Employer Dow Chemical is willing to increase its pensions contribution in order to compensate for lower returns generated by its Dutch pension fund, after it has reduced its investment risk.
In a newsletter to its participants, the €2.5bn pension fund explained that an increased contribution would reduce the risk that the employer would have to fill in a financial shortfall at its defined benefit (DB) scheme during economic headwind.
The sponsor’s willingness goes against the usual practice of employers aiming at a steady premium by switching to a defined contribution (DC) plan, removing the requirement to plug financial gaps at their pension fund.
Both the employer and the pension fund declined to provide additional information.
Currently, Dow pays its pension fund a costs-covering contribution, with its workers contributing 1.82% of their pensionable salary.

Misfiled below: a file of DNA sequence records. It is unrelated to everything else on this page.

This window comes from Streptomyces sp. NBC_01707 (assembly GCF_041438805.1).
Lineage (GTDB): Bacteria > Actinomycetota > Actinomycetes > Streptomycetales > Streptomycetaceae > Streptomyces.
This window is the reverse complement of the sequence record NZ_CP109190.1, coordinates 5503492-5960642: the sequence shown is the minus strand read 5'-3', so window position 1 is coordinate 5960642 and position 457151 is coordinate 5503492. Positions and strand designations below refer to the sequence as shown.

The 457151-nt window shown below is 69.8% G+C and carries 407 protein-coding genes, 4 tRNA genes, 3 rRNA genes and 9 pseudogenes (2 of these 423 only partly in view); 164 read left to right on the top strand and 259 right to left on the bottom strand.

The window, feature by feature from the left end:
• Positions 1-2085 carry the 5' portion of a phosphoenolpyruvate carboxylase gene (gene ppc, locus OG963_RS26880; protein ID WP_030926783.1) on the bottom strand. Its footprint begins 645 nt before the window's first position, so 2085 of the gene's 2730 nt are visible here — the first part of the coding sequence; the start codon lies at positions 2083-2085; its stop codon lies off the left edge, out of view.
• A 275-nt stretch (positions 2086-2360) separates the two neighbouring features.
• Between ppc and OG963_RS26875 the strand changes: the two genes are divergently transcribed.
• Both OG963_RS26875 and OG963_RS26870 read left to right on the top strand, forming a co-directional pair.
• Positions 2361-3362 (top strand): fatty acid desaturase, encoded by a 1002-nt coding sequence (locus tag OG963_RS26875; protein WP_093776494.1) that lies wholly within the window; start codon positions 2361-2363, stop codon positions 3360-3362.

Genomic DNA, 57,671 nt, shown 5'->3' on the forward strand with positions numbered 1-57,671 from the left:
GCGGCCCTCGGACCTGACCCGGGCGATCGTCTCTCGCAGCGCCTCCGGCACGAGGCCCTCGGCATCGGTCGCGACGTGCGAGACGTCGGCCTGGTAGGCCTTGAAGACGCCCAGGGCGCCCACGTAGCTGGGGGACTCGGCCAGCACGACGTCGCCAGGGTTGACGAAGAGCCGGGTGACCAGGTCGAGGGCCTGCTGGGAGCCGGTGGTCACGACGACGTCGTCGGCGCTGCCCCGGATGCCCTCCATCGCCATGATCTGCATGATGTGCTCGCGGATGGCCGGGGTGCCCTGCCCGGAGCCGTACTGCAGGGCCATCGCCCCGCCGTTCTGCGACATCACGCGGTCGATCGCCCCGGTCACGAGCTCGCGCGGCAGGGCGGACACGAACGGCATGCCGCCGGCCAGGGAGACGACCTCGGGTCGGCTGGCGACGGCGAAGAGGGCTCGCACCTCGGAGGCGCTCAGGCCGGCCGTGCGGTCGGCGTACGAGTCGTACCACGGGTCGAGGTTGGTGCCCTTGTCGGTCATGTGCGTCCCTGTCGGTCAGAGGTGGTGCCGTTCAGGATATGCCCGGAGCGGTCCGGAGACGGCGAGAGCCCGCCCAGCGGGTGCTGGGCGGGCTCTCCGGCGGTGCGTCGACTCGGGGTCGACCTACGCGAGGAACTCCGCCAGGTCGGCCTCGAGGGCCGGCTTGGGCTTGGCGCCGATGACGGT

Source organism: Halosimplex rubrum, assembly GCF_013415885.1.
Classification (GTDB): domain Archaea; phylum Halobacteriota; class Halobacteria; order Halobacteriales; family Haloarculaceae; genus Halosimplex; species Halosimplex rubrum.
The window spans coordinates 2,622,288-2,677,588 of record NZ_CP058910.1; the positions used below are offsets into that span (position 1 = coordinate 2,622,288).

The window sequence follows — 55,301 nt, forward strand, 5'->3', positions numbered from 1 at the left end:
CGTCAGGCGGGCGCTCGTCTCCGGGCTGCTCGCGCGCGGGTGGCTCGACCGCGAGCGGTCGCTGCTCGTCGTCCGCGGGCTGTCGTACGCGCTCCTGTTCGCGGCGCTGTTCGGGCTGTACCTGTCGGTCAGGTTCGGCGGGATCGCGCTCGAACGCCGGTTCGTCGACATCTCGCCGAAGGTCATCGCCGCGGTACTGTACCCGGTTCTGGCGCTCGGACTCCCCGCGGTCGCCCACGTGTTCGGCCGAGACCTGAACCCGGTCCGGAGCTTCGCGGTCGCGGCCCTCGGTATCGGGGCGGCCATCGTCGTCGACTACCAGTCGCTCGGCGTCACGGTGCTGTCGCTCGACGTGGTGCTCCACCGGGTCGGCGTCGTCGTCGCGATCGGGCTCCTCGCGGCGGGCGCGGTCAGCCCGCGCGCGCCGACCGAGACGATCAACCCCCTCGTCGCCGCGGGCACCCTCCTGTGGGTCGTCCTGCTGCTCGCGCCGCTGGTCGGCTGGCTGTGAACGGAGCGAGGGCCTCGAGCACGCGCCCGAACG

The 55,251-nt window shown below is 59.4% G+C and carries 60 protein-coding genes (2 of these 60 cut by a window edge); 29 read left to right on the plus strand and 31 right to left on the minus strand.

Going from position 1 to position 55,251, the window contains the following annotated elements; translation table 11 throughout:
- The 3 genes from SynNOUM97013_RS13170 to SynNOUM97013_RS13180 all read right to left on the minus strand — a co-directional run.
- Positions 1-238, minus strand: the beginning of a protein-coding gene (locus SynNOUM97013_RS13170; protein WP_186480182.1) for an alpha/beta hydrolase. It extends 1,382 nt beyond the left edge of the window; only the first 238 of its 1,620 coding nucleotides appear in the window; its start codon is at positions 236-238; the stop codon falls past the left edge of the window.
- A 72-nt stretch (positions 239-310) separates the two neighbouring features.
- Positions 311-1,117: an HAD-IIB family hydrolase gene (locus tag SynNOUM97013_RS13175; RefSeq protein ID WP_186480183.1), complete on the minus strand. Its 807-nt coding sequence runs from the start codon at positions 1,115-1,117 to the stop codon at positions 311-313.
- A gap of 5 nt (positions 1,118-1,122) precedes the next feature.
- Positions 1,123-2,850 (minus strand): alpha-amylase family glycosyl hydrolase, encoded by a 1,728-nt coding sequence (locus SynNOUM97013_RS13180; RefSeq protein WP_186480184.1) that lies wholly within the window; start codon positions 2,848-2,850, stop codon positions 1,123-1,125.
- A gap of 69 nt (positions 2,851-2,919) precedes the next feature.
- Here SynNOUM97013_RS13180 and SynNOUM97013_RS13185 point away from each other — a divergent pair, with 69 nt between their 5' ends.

The closed scheme, with a declining number of participants, is currently reducing its investment risk in order to stabilise the financial results.
Last year it gradually started divesting its alternatives, including real estate and infrastructure, in favour of fixed income holdings.
It also decided to reduce its equity allocation from 30% to 25%, while increasing its fixed income portfolio to 75%.
The pension fund further indicated that it would raise the interest hedge of its liabilities from 75% to 85%.
It added that, while it was recalibrating its investment portfolio, it would assess the extent of its credentials on socially responsible investing.
The Dow scheme reported an investment loss of 1% for 2018. It said it lost 4.9% on equity, while returning 9.7% on its alternatives. Fixed income generated 1.2%.
The pension fund has approximately 1,470 active participants, 1,045 deferred members and 2,770 pensioners.
At August-end, its funding stood at 115.9%.